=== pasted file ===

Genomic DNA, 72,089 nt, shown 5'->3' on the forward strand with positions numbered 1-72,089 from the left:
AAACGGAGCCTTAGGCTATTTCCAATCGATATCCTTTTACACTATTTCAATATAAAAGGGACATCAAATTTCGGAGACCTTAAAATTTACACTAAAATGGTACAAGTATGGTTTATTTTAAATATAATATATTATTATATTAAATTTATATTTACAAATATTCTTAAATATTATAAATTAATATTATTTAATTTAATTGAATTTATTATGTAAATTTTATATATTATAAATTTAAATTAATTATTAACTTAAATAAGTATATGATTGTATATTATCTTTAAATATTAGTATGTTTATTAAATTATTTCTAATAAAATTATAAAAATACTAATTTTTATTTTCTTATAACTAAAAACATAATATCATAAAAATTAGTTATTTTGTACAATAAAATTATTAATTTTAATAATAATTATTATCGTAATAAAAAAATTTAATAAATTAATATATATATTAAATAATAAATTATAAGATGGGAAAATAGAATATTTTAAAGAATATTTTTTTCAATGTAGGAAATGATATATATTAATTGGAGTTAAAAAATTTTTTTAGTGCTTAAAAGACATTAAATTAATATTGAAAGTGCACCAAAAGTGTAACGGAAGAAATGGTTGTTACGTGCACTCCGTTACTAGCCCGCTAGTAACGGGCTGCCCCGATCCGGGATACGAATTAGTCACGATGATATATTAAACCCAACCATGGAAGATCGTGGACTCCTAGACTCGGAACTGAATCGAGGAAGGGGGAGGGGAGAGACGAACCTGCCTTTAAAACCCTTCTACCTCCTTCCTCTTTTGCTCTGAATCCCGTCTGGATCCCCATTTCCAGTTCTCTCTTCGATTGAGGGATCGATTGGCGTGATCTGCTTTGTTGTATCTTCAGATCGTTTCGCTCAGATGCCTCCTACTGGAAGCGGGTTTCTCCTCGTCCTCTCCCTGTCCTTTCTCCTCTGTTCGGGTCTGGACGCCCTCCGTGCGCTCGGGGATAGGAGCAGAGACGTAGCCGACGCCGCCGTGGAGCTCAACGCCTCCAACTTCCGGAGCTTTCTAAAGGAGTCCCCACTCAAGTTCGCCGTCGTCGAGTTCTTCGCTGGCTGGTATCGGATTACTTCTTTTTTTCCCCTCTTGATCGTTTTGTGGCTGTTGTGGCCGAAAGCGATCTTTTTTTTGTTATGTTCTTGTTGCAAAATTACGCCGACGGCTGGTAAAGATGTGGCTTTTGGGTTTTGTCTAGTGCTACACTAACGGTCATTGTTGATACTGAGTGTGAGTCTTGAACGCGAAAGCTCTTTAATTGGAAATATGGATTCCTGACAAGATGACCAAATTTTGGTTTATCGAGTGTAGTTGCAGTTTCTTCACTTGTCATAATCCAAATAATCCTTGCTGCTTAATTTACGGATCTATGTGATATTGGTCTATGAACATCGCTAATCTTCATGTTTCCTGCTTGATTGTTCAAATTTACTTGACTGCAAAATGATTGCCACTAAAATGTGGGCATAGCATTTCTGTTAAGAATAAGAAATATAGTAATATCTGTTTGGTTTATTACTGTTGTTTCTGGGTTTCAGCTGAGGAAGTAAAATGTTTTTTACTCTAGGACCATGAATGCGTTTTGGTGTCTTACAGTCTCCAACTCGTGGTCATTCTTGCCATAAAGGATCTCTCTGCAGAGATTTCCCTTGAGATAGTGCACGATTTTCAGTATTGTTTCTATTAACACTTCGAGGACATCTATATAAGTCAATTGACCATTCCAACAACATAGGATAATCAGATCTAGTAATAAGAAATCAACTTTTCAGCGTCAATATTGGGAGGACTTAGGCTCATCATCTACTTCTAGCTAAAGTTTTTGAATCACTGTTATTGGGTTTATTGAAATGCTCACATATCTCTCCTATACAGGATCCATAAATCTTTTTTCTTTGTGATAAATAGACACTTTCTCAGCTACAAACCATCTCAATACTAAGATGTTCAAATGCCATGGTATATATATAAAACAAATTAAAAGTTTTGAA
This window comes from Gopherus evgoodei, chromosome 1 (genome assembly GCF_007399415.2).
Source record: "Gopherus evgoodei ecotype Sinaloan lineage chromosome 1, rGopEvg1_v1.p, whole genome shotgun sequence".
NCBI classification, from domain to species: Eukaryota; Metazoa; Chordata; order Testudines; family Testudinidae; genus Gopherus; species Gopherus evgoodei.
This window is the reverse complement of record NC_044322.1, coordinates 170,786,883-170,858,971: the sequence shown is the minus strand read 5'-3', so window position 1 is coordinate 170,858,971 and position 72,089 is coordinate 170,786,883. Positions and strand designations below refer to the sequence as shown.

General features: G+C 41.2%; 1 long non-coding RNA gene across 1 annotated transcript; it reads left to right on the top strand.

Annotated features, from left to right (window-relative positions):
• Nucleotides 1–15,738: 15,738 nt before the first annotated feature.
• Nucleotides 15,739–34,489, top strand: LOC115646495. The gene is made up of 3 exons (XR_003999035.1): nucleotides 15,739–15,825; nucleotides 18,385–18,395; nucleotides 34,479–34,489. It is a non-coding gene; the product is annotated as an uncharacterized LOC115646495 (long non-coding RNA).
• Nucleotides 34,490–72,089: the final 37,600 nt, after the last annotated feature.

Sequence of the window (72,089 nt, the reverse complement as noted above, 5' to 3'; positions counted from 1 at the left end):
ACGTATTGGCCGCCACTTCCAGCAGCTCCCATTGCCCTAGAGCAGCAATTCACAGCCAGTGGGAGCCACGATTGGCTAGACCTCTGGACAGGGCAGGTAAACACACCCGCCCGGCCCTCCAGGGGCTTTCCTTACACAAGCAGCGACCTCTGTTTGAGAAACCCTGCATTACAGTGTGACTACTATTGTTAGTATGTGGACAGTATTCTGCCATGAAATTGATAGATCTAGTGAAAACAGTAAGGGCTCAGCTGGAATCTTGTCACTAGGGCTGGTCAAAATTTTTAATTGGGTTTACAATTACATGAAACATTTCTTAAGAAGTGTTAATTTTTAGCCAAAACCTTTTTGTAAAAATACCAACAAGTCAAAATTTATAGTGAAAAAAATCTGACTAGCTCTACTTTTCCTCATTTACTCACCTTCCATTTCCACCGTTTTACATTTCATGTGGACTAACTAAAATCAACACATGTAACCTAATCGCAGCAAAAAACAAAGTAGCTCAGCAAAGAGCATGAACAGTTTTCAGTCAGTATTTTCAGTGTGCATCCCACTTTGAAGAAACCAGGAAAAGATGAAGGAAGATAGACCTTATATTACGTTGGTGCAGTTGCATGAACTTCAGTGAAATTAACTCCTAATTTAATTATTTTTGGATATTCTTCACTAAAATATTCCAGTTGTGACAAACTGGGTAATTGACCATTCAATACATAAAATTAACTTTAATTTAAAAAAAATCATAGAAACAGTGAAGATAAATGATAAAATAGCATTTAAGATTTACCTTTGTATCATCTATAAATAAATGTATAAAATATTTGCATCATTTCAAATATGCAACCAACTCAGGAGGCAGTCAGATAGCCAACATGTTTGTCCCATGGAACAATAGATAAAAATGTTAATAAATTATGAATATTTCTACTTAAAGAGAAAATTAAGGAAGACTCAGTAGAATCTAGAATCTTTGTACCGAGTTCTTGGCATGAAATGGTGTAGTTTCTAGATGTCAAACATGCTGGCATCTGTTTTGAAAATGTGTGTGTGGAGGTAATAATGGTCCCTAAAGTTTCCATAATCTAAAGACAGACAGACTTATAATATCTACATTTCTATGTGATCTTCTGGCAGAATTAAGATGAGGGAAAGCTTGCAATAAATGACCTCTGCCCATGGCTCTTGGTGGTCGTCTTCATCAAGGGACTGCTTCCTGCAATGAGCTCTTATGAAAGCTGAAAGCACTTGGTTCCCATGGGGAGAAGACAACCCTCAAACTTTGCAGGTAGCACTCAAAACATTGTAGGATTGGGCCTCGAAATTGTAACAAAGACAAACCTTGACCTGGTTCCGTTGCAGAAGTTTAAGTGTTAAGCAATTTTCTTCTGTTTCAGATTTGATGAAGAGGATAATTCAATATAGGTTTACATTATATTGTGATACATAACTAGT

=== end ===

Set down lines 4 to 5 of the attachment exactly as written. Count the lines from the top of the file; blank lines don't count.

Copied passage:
Source record: "Gopherus evgoodei ecotype Sinaloan lineage chromosome 1, rGopEvg1_v1.p, whole genome shotgun sequence".
NCBI classification, from domain to species: Eukaryota; Metazoa; Chordata; order Testudines; family Testudinidae; genus Gopherus; species Gopherus evgoodei.